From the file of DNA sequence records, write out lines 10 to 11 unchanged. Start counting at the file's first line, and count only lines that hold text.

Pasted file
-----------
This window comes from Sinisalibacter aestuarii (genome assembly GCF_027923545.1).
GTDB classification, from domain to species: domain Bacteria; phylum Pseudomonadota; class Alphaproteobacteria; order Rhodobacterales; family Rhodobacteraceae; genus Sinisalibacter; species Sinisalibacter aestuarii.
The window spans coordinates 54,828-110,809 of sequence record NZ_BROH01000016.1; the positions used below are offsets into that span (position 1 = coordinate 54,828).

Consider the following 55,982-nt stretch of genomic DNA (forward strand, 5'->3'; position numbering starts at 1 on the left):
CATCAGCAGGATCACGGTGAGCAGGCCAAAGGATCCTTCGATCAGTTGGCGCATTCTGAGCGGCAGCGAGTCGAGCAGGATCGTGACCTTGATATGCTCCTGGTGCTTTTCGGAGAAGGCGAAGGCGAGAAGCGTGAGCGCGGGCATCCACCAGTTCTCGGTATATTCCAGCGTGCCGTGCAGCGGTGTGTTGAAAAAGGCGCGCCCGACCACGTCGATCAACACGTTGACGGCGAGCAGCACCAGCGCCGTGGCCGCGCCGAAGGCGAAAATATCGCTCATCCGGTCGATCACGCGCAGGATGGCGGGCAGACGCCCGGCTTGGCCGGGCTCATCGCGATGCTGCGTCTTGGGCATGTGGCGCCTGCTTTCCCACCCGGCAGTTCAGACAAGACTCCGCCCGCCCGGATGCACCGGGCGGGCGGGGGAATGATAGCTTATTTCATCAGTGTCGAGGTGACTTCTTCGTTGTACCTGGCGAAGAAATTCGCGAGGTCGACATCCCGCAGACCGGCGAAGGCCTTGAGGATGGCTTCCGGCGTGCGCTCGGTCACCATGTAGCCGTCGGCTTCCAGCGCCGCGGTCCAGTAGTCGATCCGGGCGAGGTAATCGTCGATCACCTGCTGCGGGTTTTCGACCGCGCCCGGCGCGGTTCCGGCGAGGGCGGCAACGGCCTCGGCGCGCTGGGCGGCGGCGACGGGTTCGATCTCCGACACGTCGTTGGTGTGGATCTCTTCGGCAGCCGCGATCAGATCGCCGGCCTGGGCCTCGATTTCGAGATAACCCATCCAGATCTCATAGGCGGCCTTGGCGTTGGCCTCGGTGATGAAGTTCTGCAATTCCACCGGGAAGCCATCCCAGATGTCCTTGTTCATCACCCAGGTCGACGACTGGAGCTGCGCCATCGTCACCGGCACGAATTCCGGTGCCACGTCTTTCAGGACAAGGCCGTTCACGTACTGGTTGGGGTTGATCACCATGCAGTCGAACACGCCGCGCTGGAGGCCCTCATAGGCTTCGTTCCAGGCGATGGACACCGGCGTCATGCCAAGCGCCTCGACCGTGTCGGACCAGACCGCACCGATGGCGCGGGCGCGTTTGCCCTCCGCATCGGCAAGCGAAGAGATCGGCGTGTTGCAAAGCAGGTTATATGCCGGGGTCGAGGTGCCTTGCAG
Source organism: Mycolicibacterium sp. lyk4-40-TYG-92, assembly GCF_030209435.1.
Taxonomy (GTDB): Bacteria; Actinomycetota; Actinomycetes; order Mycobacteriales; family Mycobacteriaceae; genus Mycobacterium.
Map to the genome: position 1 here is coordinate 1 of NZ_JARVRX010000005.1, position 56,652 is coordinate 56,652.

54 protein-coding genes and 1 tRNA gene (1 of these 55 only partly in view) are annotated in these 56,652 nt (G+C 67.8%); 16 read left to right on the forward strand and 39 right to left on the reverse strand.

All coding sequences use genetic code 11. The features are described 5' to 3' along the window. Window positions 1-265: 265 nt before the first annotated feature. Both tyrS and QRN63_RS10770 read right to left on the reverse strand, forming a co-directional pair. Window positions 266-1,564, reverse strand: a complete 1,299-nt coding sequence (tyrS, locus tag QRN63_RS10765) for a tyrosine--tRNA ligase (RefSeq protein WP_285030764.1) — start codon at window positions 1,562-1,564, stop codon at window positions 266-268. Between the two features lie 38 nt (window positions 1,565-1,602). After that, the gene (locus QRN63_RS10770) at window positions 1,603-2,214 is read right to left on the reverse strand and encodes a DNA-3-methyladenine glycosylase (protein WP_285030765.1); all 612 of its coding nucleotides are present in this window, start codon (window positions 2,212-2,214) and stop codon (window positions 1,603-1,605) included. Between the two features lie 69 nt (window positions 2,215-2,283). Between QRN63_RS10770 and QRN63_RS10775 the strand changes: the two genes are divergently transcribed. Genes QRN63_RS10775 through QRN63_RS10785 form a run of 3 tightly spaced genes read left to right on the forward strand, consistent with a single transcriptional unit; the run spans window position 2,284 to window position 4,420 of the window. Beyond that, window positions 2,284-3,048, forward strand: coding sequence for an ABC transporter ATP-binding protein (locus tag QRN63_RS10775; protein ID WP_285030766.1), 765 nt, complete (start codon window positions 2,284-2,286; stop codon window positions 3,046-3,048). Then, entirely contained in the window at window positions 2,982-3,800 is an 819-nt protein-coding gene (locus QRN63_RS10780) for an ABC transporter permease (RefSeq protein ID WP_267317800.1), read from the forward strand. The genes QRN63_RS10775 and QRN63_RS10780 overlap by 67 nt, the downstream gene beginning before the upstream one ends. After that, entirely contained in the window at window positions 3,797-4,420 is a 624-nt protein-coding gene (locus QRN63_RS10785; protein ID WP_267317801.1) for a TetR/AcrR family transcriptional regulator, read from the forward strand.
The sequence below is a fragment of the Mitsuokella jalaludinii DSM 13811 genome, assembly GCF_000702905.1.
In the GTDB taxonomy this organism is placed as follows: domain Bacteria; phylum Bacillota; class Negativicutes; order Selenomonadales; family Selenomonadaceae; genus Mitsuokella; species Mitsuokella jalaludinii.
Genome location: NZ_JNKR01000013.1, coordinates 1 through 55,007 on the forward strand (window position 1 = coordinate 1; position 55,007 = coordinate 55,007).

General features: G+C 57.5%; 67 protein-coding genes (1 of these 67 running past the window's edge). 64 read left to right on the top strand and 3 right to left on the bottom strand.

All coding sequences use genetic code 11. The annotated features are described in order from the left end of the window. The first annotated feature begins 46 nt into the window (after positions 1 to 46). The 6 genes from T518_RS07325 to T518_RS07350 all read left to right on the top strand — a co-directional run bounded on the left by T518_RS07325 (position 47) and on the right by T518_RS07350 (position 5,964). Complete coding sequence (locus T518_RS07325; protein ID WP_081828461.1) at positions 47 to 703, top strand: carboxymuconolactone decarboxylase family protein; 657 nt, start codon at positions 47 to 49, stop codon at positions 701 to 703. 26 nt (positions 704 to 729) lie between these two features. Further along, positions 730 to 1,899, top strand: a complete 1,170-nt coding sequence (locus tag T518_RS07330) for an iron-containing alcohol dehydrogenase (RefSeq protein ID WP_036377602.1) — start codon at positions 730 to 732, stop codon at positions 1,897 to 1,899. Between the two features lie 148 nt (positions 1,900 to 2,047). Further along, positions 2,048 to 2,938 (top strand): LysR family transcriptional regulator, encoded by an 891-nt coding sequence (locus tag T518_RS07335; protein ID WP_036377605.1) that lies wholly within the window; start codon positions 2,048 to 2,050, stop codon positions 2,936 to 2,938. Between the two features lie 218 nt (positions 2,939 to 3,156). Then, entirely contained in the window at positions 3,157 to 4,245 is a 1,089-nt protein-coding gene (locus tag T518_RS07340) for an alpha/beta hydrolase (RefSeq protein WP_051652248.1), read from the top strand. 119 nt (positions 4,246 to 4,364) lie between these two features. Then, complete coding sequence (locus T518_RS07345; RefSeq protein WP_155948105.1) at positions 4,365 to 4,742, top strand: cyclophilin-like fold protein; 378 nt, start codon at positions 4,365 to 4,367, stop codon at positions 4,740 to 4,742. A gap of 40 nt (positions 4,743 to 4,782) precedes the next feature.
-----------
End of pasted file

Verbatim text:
All coding sequences use genetic code 11. The features are described 5' to 3' along the window. Window positions 1-265: 265 nt before the first annotated feature. Both tyrS and QRN63_RS10770 read right to left on the reverse strand, forming a co-directional pair. Window positions 266-1,564, reverse strand: a complete 1,299-nt coding sequence (tyrS, locus tag QRN63_RS10765) for a tyrosine--tRNA ligase (RefSeq protein WP_285030764.1) — start codon at window positions 1,562-1,564, stop codon at window positions 266-268. Between the two features lie 38 nt (window positions 1,565-1,602). After that, the gene (locus QRN63_RS10770) at window positions 1,603-2,214 is read right to left on the reverse strand and encodes a DNA-3-methyladenine glycosylase (protein WP_285030765.1); all 612 of its coding nucleotides are present in this window, start codon (window positions 2,212-2,214) and stop codon (window positions 1,603-1,605) included. Between the two features lie 69 nt (window positions 2,215-2,283). Between QRN63_RS10770 and QRN63_RS10775 the strand changes: the two genes are divergently transcribed. Genes QRN63_RS10775 through QRN63_RS10785 form a run of 3 tightly spaced genes read left to right on the forward strand, consistent with a single transcriptional unit; the run spans window position 2,284 to window position 4,420 of the window. Beyond that, window positions 2,284-3,048, forward strand: coding sequence for an ABC transporter ATP-binding protein (locus tag QRN63_RS10775; protein ID WP_285030766.1), 765 nt, complete (start codon window positions 2,284-2,286; stop codon window positions 3,046-3,048). Then, entirely contained in the window at window positions 2,982-3,800 is an 819-nt protein-coding gene (locus QRN63_RS10780) for an ABC transporter permease (RefSeq protein ID WP_267317800.1), read from the forward strand. The genes QRN63_RS10775 and QRN63_RS10780 overlap by 67 nt, the downstream gene beginning before the upstream one ends. After that, entirely contained in the window at window positions 3,797-4,420 is a 624-nt protein-coding gene (locus QRN63_RS10785; protein ID WP_267317801.1) for a TetR/AcrR family transcriptional regulator, read from the forward strand.
The sequence below is a fragment of the Mitsuokella jalaludinii DSM 13811 genome, assembly GCF_000702905.1.